Wikipedia's Geopotential_model; The deviations of Earth's gravitational field from that of a homogeneous sphere discusses the expansion of the potential in spherical harmonics. The first few zonal harmonics ($\theta$ dependence only) are seen after the monopole term in

$$u = -\frac{GM}{r} - \sum_{n=2} J^0_n \frac{P^0_n(\sin \theta)}{r^{n+1}}$$

where $P^0_n$ are Legendre polynomials. I want to calculate the first three terms for $J_2, J_3, J_4$ by hand. I have

$$P^0_2(\sin \theta) = \frac{1}{2}(3 \sin^2 \theta - 1)$$

$$P^0_3(\sin \theta) = \frac{1}{2}(5 \sin^3 \theta - 3 \sin \theta)$$

$$P^0_4(\sin \theta) = \frac{1}{8}(35 \sin^4 \theta - 30 \sin^2 \theta + 3)$$

Since these terms are cylindrically symmetric I can write

$$\sin^2(\theta) = \frac{x^2+y^2}{r^2} = \frac{x^2+y^2}{x^2+y^2+z^2} $$

The $J_2$ term in the potential is then:

$$u_{J_2} = -J_2 \frac{1}{2} \frac{1}{r^3} \frac{3x^2 + 3y^2 - r^2}{r^2} = -J_2 \frac{1}{2} \frac{1}{r^5} (2x^2 + 2y^2 - z^2)$$

and the acceleration from this would be the negative gradient $-\nabla u$ or

$$\mathbf{a_{J_2}} = -\nabla u_{J_2}$$

Using this Wolfram Alpha link to make sure I don't make errors taking derivatives, I get (after a slight adjustment)

$$a_x = J_2 \frac{x}{r^7} \left( \frac{9}{2} z^2 - 3(x^2 + y^2) \right)$$

$$a_y = J_2 \frac{y}{r^7} \left( \frac{9}{2} z^2 - 3(x^2 + y^2)\right)$$

$$a_z = J_2 \frac{z}{r^7} \left( \frac{3}{2}z^2 - 6 (x^2 + y^2)\right)$$

and these look very similar to but not the same as the results in Wikipedia's Geopotential_model; The deviations of Earth's gravitational field from that of a homogeneous sphere:

$$a_x = J_2 \frac{x}{r^7} \left(6 z^2 - \frac{3}{2}(x^2 + y^2\right)$$

$$a_y = J_2 \frac{y}{r^7} \left(6 z^2 - \frac{3}{2}(x^2 + y^2\right)$$

$$a_z = J_2 \frac{z}{r^7} \left(3 z^2 - \frac{9}{2}(x^2 + y^2\right)$$

I'm close but I can't reproduce Wikipedia's result here. Once I'm confident with the process I can continue for the $J_3$ and $J_4$ terms and start doing numerical integration of orbits.

  • $\begingroup$ different but related: What is the sign of Earth's J2? $\endgroup$ – uhoh Apr 27 '20 at 12:57
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    $\begingroup$ Note that the Wikepedia article is using spherical coordinates $\theta=0$ is at the equator rather than the pole. I.e. we have $\cos^2\theta = \frac{x^2+y^2}{r^2}$ $\endgroup$ – mmeent Apr 27 '20 at 16:38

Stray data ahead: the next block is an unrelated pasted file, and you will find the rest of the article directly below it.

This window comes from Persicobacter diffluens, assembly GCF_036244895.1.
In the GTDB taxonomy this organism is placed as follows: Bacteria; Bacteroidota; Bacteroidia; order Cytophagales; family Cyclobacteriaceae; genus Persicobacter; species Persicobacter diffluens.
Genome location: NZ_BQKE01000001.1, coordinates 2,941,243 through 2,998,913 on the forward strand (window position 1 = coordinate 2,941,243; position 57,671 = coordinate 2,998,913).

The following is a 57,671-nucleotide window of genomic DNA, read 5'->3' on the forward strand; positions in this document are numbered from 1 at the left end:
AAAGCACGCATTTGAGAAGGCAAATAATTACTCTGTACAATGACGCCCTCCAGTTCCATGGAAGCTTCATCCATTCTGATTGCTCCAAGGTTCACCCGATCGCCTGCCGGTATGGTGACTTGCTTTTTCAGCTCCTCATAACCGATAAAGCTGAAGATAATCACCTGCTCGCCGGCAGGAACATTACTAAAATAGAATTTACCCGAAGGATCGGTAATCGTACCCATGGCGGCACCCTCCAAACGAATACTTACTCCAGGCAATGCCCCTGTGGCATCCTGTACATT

• $\begingroup$ Related: physics.stackexchange.com/q/8074/2451 $\endgroup$ – Qmechanic Apr 27 '20 at 16:39
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    $\begingroup$ The underlying interaction is still Newtonian gravity. If you feel you can improve the tag wiki please do. $\endgroup$ – Qmechanic Apr 27 '20 at 22:49
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    $\begingroup$ The signs in your first equation, differ from those in eq (9) on the linked Wikipedia page. $\endgroup$ – mmeent Apr 28 '20 at 14:27

Let's look at @mmeent's comment suggesting that the spherical coordinates used in the linked Wikipedia article set the polar angle equal to zero at the equator rather than the pole.

where spherical coordinates (r, θ, φ) are used, given here in terms of cartesian (x, y, z) for reference

While that link shows $\theta = 0$ at the "north pole" (how I've usually seen spherical coordinates defined) the equations directly below that line do indeed define $\theta = 0$ to be the equator with $z=0$:

$$x = r \cos \theta \cos \phi$$

$$y = r \cos \theta \sin \phi$$

$$x = r \sin \theta$$

$$\sin^2(\theta) = \frac{z^2}{r^2} = \frac{z^2}{x^2+y^2+z^2} $$

then (noting that in the original question I'd put a minus sign where none existed):

$$u_{J_2} = +J_2 \frac{1}{2} \frac{1}{r^3} \frac{3z^2 - r^2}{r^2} = J_2 \frac{1}{2} \frac{1}{r^5} (2z^2 - (x^2 + y^2))$$

and using $\mathbf{a_{J_2}} = -\nabla u_{J_2}$ and Wolfram Alpha I get:

$$a_x = J_2 \frac{x}{r^7} \left( 6 z^2 - \frac{3}{2}(x^2 + y^2) \right)$$

$$a_y = J_2 \frac{y}{r^7} \left( 6 z^2 - \frac{3}{2}(x^2 + y^2) \right)$$

$$a_z = J_2 \frac{z}{r^7} \left( 3 z^2 - \frac{9}{2}(x^2 + y^2) \right)$$

which agrees with Wikipedia.

  • $\begingroup$ I'll add $J_3$ and $J_4$ in the morning. $\endgroup$ – uhoh Apr 28 '20 at 15:32
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    $\begingroup$ oops, I didn't say which morning... I'll get to it eventually. $\endgroup$ – uhoh Jun 8 '20 at 22:51

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